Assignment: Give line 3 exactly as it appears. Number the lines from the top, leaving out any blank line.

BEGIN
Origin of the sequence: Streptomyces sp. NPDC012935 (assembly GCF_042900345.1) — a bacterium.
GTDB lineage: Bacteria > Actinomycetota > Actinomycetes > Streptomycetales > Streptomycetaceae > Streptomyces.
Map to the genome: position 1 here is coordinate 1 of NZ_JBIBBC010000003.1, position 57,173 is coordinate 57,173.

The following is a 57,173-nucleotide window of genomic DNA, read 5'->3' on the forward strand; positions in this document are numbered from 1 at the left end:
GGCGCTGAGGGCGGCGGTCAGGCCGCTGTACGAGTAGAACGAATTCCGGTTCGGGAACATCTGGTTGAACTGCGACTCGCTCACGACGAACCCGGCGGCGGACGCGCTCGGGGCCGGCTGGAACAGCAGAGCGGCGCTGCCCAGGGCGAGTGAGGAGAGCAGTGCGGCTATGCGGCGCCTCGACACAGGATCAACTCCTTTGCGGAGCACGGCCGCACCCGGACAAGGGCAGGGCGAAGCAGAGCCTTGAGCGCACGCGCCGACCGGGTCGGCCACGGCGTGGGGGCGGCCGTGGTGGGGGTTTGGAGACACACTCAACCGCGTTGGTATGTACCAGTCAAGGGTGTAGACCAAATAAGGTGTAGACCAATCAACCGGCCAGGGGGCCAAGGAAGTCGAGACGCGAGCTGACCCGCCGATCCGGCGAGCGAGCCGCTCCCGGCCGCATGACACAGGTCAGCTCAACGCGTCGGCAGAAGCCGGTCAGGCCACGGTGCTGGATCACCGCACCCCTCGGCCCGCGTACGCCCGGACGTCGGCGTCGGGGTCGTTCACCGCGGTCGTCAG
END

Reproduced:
Map to the genome: position 1 here is coordinate 1 of NZ_JBIBBC010000003.1, position 57,173 is coordinate 57,173.